The Fault in Our Stars – A teenage cancer sufferer is sent to a support group where she falls in love. Shailene Woodley (Divergent) stars. Critical reception is generally positive. This opened in sneak previews last week and now moves to a wide release. Rated 13+

Kwam Rak Nang Marn Rai (ความลับ นาง มารร้าย) – Busaba (Pechaya Wattanamontri) and her friends vow not to become committed to guys but all that changes when she meets the reliable and honest Nuasamut (Teeradej Mathavaravuj). At first she tries to stick to the rules but when she tries to win him back, she discovers she has to fight off rivals for his affections. Ong-art Cheamcharoenporn directs. Rated 15+

No Tears for the Dead – A Korean-American hitman botches an assignment, killing an innoncent girl. Full of remorse, he finds himself in South Korea on the trail of his intended target, but ends up falling in love. Jang Dong-gun anmd Kim Min-hee star, and Lee Jeong-beom (The Man from Nowhere) directs. At Major Cineplex; Thai-dubbed only. Rated 18+

From Vegas to Macau – Chow Yun-fat takes on his God of Gamblers persona from the 1990s Hong Kong franchise for this action-comedy in which he's a former gambler and casino security consultant who works with a pair of young conmen (Nicolas Tse and Chapman To). Critical reception is generally positive. Thai-dubbed only. Rated 15+

Kick – Bollywood action star Salman  Khan is Devil, an adrenaline junkie who turns to a life of crime as he looks for the next "kick" to keep life interesting. Jacqueline Fernandez and Nawazuddin Siddiqui also star. It's in Hindi with English and Thai subtitles at Major Cineplex Sukhumvit, Rama III and Pattaya, as well as Paragon, EGV Maesot and Hatyai Cineplex. Opens Friday.

Also showing

House 10-Year Anniversary – The final week of the boutique cinema's series of special screenings has many highlights. Tonight, it's a sneak preview of the critical darling Boyhood, which celebrated indie director Richard Linklater filmed over the course of more than a decade, capturing the growth of a boy to his teen years. It opens in cinemas on September 4. Tomorrow is a "surprise" selection of a "House Phenomenon". Saturday is "Ter's Day", giving buzzworthy young director Nawapol "Ter" Thamrongrattanarit space to show his two recent features, the experimental romance 36 and the Twitter-driven teen comedy-drama Mary Is Happy, Mary Is Happy. Sunday offers a pair of classics from the Alliance Française – To Our Loves by Maurice Pialat and La Cérémonie by Claude Chabrol. Monday is another "surprise" film and Tuesday is the hit musical romance Once, the follow-up to which, Begin Again, is currently in cinemas. The series closes out next Wednesday with the award-winning teen drama The Love of Siam, chronicling the puppy-love relationship of boyhood friends. Check the Facebook schedule for the full line-up and check the Facebook page for showtimes.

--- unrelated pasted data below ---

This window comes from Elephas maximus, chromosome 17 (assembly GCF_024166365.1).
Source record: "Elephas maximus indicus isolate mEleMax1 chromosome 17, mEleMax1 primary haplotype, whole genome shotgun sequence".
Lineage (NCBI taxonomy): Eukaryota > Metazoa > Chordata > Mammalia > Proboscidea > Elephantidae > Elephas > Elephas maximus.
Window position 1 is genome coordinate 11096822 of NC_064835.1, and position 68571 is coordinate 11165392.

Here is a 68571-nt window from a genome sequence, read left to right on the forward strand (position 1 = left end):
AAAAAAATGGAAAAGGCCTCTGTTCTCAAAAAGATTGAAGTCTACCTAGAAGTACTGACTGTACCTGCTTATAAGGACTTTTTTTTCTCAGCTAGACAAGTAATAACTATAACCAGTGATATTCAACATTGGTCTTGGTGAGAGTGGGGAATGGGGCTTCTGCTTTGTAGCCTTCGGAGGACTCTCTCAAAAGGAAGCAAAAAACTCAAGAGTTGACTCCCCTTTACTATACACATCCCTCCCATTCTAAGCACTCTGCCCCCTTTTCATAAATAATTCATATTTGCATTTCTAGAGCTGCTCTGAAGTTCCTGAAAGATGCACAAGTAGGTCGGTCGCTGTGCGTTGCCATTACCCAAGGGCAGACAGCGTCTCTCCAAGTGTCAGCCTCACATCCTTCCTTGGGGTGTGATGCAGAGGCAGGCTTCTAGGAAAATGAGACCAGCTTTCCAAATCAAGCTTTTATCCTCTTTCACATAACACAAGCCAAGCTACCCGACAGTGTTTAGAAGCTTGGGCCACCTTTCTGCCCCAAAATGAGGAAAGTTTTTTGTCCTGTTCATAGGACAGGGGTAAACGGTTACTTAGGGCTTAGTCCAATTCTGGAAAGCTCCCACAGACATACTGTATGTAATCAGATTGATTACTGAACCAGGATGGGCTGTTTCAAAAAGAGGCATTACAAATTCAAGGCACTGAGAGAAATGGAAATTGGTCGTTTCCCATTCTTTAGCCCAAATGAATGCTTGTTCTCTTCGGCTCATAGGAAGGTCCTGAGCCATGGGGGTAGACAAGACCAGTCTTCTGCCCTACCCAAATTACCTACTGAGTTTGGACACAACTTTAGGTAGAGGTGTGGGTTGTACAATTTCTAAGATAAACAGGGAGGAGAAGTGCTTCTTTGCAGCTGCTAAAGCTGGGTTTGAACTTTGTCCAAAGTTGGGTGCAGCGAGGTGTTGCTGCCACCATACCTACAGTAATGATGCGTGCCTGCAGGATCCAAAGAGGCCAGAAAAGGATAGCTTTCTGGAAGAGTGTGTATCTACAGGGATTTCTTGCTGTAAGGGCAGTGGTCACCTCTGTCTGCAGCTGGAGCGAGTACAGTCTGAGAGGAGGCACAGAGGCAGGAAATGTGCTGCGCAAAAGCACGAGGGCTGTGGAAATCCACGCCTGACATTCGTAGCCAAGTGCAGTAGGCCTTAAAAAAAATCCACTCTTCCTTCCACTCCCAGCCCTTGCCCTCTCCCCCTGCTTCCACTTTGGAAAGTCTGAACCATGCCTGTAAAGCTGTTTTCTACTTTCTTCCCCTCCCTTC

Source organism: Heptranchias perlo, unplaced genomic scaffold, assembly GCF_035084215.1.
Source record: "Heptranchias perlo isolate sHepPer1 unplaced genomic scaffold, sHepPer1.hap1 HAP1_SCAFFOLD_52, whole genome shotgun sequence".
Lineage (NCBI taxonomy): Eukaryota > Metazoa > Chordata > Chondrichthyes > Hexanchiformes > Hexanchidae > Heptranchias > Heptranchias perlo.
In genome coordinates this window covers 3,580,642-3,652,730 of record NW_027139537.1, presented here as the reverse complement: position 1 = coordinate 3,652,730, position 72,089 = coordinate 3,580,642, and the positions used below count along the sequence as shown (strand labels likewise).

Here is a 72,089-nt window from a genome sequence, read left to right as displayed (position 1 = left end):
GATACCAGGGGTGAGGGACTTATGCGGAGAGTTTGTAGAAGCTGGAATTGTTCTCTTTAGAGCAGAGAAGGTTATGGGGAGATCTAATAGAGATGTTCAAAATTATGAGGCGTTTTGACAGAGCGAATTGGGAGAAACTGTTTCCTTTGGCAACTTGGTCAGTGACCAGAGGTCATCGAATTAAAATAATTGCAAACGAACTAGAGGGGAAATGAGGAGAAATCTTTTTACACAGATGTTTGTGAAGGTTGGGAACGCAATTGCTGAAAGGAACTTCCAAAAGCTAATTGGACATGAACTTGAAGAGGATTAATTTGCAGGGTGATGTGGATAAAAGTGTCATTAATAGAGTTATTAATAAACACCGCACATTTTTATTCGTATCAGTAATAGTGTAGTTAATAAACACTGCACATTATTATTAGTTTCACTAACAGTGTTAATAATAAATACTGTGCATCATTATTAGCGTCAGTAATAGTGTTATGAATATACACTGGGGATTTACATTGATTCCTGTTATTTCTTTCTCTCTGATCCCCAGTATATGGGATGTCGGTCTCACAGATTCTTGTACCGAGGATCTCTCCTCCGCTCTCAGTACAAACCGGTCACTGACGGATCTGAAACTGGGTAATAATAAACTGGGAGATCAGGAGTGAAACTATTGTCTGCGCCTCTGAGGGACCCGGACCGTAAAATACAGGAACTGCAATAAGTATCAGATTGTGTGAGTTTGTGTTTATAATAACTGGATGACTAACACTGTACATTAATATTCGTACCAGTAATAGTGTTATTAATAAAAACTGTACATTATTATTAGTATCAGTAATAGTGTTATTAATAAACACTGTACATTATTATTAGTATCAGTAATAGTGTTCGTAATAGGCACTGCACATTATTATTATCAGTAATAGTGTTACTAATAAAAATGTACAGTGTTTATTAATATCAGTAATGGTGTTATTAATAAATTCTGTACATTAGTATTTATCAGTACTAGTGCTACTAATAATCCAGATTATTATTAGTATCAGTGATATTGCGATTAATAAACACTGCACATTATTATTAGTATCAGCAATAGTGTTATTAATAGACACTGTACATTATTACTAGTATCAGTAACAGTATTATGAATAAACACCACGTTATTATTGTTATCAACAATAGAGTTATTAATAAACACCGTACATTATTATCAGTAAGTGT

The Friese-Greene Club – Tonight, a car crash and a wounded dog connect three tragic tales of life and love in Mexico in Alejandro González Iñárritu's Amores Perros – the strongest of his "Death Trilogy" that's rounded out by his English-language efforts 21 Grams and Babel. First rule about the movie tomorrow, is you don't talk about the movie tomorrow. Second rule is ... well, you know. Saturday offers another quirky Australian tale, the cult classic The Adventures of Priscilla, Queen of the Desert, with Hugo Weaving, Guy Pearce and Terence Stamp as transgender performers taking their act on the road in the Outback. Sunday is the final entry in this month's Fred Astaire films, Royal Wedding, in which he dances on the ceiling. Next Wednesday, a Roman Catholic cardinal is accused of witchcraft by a sexually repressed nun in Ken Russell's debauched tale from 1971, The Devils. Shows are at 8pm. The FGC is down an alley next to the Queen's Park Imperial Hotel on Sukhumvit Soi 22. There's just nine seats, so book them. Also, check the Facebook page for updates and program changes.